Koen Verbeeck shows how to calculate a semi-additive measure using DAX:

A semi-additive average? What exactly are you trying to calculate? Let me explain first. A semi-additive measure is a measure that can be summed across some dimensions, but not all. Typically it’s the time dimension that isn’t additive. For example, the stock level at various warehouses. You can add all the stock levels of your warehouses together, to get an idea of how much stock you have for your entire company. However, you can’t add the stock level across time. 250 stock yesterday and 240 stock today doesn’t equal 490 stock for the two days. In reality the sum aggregation is replaced with another aggregation when aggregating over the non-additive dimension. In our stock example, we could use the last value known (240) or the average (245). Which aggregation you want depends on the requirements.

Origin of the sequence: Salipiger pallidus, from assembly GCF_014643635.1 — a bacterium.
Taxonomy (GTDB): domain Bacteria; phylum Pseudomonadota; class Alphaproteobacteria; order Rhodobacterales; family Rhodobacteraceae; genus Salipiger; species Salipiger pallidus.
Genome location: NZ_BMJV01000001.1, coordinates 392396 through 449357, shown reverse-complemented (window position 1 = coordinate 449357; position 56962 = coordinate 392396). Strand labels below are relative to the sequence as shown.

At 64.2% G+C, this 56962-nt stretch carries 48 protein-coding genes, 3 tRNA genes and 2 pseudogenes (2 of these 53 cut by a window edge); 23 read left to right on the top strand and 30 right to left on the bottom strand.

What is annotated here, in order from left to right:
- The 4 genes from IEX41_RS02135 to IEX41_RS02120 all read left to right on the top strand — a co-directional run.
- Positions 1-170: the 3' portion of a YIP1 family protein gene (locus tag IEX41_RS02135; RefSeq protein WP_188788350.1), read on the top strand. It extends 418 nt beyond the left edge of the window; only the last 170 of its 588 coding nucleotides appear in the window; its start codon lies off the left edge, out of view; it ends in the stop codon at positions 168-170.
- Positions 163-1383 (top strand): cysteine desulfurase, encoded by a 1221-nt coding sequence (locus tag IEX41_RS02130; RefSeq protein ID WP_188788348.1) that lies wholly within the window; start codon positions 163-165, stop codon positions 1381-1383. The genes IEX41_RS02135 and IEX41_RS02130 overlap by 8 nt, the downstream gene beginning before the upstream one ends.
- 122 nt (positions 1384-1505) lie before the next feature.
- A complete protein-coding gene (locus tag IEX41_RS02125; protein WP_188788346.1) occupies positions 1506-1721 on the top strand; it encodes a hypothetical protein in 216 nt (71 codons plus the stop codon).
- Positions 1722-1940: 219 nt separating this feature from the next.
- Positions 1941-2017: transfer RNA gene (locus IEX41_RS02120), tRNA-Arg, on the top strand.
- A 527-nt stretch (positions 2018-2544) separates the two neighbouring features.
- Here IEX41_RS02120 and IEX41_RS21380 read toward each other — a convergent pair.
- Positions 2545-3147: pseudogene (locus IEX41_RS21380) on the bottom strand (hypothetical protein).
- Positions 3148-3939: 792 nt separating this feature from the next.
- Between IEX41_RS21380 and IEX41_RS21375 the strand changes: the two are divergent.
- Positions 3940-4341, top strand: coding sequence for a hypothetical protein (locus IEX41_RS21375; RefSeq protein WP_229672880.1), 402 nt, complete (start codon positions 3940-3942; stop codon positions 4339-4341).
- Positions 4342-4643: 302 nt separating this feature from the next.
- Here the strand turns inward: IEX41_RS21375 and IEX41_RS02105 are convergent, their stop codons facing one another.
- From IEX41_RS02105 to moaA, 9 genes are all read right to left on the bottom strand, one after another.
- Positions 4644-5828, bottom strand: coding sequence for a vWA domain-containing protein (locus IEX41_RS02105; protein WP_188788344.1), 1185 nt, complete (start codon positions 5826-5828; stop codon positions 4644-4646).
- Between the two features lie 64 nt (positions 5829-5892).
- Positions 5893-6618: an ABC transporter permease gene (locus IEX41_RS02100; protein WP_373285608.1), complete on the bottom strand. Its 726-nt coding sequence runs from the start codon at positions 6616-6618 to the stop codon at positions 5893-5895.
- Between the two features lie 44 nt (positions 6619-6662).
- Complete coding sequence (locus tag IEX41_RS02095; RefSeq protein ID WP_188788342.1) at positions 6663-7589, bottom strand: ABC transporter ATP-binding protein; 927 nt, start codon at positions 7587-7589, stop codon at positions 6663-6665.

In this blog post I’m going to calculate a semi-additive measure, using the average for the non-additive dimension. Quite recently a colleague asked how you could calculate this in DAX. The use case is simple: there are employees that perform hours on specific tasks. The number of hours is our measure. The different tasks (the task dimension) is additive. The employee dimension however is not when we calculate an average. When two employees are selected, the result should not be the average of all the individual hours, but rather the average of the sum of the hours per employee. Let’s illustrate with an example:

That’s really interesting, and a good bit easier to do than the T-SQL equivalent (at least in one step).

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